Simplifying data backup on Android devices

Backup Assistant

© Photo by Jandira Sonnendeck on Unsplash

© Photo by Jandira Sonnendeck on Unsplash

Article from Issue 264/2022
Author(s):

Linux Android Backup offers an open source solution to backing up the most important content from your Android devices in just a few steps.

Backing up data from a Linux installation doesn't pose a problem for most users thanks to open source solutions for almost every scenario, from a single machine to a cluster, as well as command line and GUI options. However, backing up Android devices such as smartphones or tablets can be a little trickier. Up until Android 4, backing up such devices was only possible if the bootloader was unlocked, and unlocking was no easy task because most manufacturers tried to prevent it. And if you did unlock the bootloader, you could void your warranty, and, even worse, risk bricking your device. An advance backup would have made sense, but it was only possible after rooting.

Starting with Android 4, adb backup [1] (which Google has since deprecated for security reasons) worked reliably without rooting, even between devices by different manufacturers, which differed from many other manufacturer tools or third-party apps. Today, the only official tool left for backups is Android Debug Bridge (ADB), which lets you control Android devices using a computer with Linux, macOS, or Windows. However, using ADB requires many manual steps and still comes with the risk of bricking the device.

Linux Android Backup (LAB), a fledgling project developed on GitHub, offers an alternative to ADB [2]. Under the hood, LAB, which consists of a small shell script and a Flutter app, greatly simplifies backing up Android devices. LAB works entirely without vendor lock-in or closed source software that could compromise your data. While the script is based on ADB, it does not use the deprecated adb backup command. Despite its name, LAB also works on macOS and Windows, in the Windows Subsystem for Linux (WSL) [3]. In fact, the developers are currently looking for a more suitable name.

Keeping It Simple

LAB aims to keep the backup process for Android devices to just a few steps with minimal interaction with the user. To take advantage of this simplification, you will need to prepare your device up front. However, once you launch the script, LAB requires virtually no intervention. LAB currently backs up installed apps (in APK file format [4]), photos, videos, and other downloads on your device. In contrast to the manual procedure via ADB, LAB also backs up saved contacts in vCard format by installing a small open source helper app. You can submit suggestions for further data to be backed up as an issue on GitHub [2].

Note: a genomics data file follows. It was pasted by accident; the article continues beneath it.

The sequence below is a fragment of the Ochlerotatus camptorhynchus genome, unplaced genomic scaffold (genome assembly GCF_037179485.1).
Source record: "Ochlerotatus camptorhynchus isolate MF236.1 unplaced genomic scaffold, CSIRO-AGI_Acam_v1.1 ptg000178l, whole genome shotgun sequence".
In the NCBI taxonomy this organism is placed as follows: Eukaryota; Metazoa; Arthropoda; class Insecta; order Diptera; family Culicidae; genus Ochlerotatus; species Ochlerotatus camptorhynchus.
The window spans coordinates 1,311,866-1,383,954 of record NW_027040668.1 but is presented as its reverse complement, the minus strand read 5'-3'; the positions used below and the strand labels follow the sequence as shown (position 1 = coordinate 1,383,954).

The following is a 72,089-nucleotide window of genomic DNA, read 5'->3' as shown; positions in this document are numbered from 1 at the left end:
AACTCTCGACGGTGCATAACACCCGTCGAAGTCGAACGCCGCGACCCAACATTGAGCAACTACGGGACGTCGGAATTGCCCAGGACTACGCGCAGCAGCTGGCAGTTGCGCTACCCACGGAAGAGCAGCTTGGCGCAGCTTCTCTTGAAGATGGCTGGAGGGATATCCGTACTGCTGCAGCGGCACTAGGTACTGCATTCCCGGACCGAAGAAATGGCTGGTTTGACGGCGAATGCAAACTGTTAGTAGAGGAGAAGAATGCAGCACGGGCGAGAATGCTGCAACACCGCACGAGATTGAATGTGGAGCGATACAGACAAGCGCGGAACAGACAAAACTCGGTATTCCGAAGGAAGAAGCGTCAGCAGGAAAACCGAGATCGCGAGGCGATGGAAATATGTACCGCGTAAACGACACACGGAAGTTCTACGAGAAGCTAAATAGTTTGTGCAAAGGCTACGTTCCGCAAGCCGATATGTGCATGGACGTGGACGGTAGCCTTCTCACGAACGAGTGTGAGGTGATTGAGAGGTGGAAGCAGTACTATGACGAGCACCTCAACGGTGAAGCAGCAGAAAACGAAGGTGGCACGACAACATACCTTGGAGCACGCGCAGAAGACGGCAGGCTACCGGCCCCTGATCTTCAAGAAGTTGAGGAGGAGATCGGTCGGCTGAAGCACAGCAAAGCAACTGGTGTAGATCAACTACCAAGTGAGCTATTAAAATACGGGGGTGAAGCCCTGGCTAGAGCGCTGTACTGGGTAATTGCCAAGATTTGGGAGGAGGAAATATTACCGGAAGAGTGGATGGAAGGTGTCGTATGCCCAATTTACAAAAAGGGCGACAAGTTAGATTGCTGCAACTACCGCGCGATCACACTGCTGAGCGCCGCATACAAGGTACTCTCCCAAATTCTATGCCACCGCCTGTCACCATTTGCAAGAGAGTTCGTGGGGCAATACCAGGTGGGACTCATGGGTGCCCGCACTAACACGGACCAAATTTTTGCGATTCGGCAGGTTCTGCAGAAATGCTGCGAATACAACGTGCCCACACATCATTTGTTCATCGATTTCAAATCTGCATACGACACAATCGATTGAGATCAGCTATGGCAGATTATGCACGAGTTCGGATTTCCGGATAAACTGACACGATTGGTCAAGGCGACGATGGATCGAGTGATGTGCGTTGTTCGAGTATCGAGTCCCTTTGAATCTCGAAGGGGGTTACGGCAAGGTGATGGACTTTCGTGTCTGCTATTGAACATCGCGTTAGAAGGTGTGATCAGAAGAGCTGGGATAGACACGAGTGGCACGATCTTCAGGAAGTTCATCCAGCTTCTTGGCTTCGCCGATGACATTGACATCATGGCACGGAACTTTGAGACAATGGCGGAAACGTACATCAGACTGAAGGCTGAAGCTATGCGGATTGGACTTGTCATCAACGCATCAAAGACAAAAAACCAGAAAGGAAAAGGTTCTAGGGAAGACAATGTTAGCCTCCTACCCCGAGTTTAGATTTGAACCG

The backed up data can be accessed as encrypted archives compressed to the max by 7-Zip; these archives remain accessible even if the script stops working. For this, you will need to install the p7zip-full, adb, curl, and bc packages on your computer. Listing 1 shows the commands for doing this on Debian and Fedora.

Listing 1

Installing Dependencies

### Debian
$ sudo apt update && sudo apt install p7zip-full adb curl bc
### Fedora
$ dnf update && dnf install p7zip p7zip-plugins adb curl bc

Developer Mode

On your Android device, you now need to unlock developer mode. To do this, go to About the phone at the very bottom of the settings, tap the Build number entry seven times (Figure 1), and then enter your PIN when prompted. The You are now a developer message flashes up briefly on the display. To copy data between the Android device and your computer or laptop, you also need to enable USB debugging (Figure 2). You will find this option hidden in the settings below System & Updates | Developer options. When done, your Android device is ready for backup.

Figure 1: You must unlock developer mode on your Android device before you can exchange data between the device and your computer.
Figure 2: The USB Debugging function can be hidden in various places in your Android device's settings. If you don't find it here, search the Internet with your device name to determine the exact location of this option.